You must eat and drink after surgery, use care and go slowly. If you only take pain killers and pills, you will vomit (and damage your surgery). Try not to miss a single meal. You will feel better, have more strength, less discomfort and heal faster if you continue to eat. While you are still numb in the first few hours, liquids only. Do not use straws. Drink from a glass. The sucking motion can cause more bleeding by dislodging the blood clot. After all the numbing wears off, you may eat anything really soft that requires no chewing.
- Ice cream
- Milk shakes
- Eggdrop soup
- Instant breakfast
- Anything through a blender/strainer or juicer.
- Mashed potatoes
- Oatmeal, eggs
- Cottage cheese
- Creamed spinach
- Hot cereals (grits, farina, cream of wheat)
- Mac & cheese
- Egg salad
- Tuna salad
- Matzo balls
- Peanut butter
- Anything you mash up without lumps.
Caution: After anesthesia, if you suddenly sit up or stand from a lying position you may become dizzy. If you are reclined following surgery, make sure you sit-up for one minute before standing.
Oral hygiene helps you heal, after the first 24 hours, begin to cleanse the mouth, start with rinses, if you needed a prescription rinse, the label tells you to use it twice a day, AM and PM, gently soaking the fluid over the stitches area for 30 seconds, spit it out and don't rinse with water or drink for half-an-hour. Otherwise, use salt water, a cup of warm water mixed with a half-teaspoon of salt. Gentle brushing with a soft bristle toothbrush or q-tips should knock loose plaque, a sticky germ film that can slow your healing. Limit the force of hygiene in the first few days, and gradually become more aggressive until you return to full brushing and flossing. It is normal to have muscle stiffness (trismus) after mouth surgery, this will pass in a few weeks.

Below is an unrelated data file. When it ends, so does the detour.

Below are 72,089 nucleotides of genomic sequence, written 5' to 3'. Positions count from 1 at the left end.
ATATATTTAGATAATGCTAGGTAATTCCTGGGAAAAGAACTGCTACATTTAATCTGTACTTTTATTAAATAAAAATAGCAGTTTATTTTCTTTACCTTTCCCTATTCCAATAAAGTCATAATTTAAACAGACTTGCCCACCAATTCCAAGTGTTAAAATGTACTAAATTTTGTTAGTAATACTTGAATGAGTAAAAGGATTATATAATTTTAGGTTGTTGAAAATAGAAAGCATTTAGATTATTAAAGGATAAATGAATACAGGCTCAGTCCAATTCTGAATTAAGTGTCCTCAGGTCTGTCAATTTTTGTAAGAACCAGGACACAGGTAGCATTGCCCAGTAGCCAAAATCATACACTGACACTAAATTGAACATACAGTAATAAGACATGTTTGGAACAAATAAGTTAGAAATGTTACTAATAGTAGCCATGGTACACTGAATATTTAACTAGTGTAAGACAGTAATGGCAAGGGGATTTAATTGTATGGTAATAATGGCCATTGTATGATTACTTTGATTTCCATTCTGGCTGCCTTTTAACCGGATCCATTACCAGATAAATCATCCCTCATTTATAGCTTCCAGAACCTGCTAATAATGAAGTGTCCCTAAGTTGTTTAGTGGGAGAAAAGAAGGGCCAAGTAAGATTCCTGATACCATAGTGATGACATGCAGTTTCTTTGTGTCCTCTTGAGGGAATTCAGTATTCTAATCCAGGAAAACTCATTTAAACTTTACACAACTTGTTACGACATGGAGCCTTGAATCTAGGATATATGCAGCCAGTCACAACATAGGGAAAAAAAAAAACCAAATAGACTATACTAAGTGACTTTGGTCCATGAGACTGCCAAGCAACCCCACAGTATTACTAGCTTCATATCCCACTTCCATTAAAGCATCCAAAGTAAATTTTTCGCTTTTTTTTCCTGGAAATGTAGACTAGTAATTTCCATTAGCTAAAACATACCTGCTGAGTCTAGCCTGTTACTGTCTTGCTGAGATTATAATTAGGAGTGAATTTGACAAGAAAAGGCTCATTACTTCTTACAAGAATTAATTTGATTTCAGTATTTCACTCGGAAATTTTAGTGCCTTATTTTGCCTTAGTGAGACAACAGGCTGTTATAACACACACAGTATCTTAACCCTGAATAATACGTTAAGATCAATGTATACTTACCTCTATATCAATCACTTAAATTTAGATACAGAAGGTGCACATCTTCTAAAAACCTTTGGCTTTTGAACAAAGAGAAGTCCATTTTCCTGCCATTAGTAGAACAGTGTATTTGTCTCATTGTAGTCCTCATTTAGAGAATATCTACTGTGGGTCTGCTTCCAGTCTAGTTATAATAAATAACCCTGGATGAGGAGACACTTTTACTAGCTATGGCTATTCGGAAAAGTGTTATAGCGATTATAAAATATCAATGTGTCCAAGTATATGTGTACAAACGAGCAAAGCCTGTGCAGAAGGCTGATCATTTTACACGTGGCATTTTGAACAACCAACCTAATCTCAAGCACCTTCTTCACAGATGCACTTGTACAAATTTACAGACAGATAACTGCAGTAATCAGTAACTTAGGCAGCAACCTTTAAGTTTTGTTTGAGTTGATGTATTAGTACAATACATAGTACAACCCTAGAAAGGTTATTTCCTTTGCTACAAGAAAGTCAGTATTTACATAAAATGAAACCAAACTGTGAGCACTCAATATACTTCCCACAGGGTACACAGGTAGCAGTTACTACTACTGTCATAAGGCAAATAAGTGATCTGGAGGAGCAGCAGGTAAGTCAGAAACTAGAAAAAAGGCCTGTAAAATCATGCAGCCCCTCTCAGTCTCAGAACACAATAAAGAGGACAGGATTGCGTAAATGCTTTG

Take antibiotic medications till all finished if they were prescribed for you. If you get a rash or itchy, stop taking the medications. Many antibiotics interfere with the normal way you digest foods and could promote diarrhea. To avoid this, consume some live-cultured yogurt (or acidophilus capsules) daily while on antibiotic. If you are prone to urinary-tract infection, take a glass of cranberry juice daily while on antibiotic. Try to take different medications separately, that is one kind of drug and then wait half an hour before taking another drug. This allows them to be absorbed nicely, and if one type of drug is causing bad effects, we can tell which one it was.
Nausea following oral surgery and anesthesia can be from different causes, if this occurs in the first few hours after anesthesia, it may be an effect of the anesthesia and medications you have taken since you got home. Sip a cold sweet fluid, like Coke or ginger ale over a 15 minute period. You can use Pepto-bismol and similar over-the-counter medications if you want to try them. Avoid moving the head from side to side as this will stimulate the inner ear to cause nausea. Avoid bright lights and loud sounds. If nauseous later in the day, it can be from swallowing some blood into the stomach. This can be prevented by consuming dairy products or soy milk. The calcium in these products will counter-effect the blood in the stomach. If nausea is repeating and unable to control, call the office.